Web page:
Vast Ventures moved to dismiss, relying in part on the breadth of its contractual discretion to make decisions surrounding Vast VI’s investments. While the trial court dismissed almost all of Shatz’s claims, it found that Shatz’s derivative claim for breach of fiduciary duty could proceed: “[P]laintiff’s well-pleaded, plausible allegations of bad faith and express misrepresentations—made for the purpose of diverting the investment opportunity in a company in which defendants had an undisclosed interest to another fund managed by them-states a claim for breach notwithstanding the absolute discretion clause.” Shatz v. Chertok, 2019 N.Y. Slip Op. 32343[U] (N.Y. Sup. Ct., New York County 2019).

The First Department affirmed the trial court’s findings with respect to the fiduciary duty claim, citing a general principle that an explicitly discretionary contract right cannot be exercised in bad faith “so as to deprive the other party of the benefit of the bargain.” The appellate court also reinstated two claims that had been dismissed: a claim for breach of the implied covenant of good faith and fair dealing as well as an aiding and abetting claim against some other defendants.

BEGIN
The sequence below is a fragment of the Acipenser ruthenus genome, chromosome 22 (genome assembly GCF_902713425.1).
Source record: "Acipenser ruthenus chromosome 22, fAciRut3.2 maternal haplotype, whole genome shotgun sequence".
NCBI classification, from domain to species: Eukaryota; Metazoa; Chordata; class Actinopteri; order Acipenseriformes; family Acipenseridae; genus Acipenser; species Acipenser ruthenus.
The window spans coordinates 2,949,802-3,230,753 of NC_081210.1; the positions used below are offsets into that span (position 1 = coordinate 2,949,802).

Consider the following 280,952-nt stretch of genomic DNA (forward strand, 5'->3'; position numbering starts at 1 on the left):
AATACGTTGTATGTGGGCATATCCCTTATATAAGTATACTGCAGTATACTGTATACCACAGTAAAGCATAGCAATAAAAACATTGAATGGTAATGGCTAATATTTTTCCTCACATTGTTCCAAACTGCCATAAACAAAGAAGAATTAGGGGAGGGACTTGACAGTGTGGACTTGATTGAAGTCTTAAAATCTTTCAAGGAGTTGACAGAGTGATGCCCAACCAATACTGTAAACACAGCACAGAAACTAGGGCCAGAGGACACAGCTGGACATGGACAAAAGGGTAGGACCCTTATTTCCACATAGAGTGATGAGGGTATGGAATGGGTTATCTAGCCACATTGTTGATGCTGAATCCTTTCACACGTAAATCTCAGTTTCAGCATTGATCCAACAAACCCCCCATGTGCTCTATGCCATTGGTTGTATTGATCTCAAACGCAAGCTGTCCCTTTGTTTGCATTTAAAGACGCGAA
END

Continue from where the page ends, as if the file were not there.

The First Department case of Richbell Information Services v. Jupiter Partners, 309 A.D.2d 288 (1st Dept. 2003), was relied on by both the trial and appellate court in Shatz. There, two parties formed a joint venture for the purpose of acquiring a company. One of the two parties was contractually granted “apparently unfettered” discretion to veto certain transactions related to the deal. When that party exercised its veto rights, the counterparty brought suit for breach of fiduciary duty and other claims, alleging that the defendant was using its rights as part of a secret scheme to deprive the plaintiff, the contractual counterparty, of its benefits under the contract. Notwithstanding the defendant’s ostensibly unfettered discretion, the court held that the plaintiff could state a viable claim for breach of fiduciary duty. The court “recognize[d] that there is clearly some tension between, on the one hand, the imposition of a good faith limitation on the exercise of a contract right and, on the other, the avoidance of using the implied covenant of good faith to create new duties that negate explicit rights under a contract” but ultimately concluded that the plaintiff’s “allegations do not create new duties that negate [the defendant’s] explicit rights under a contract, but rather, seek imposition of an entirely proper duty to eschew this type of bad-faith targeted malevolence in the guise of business dealings.”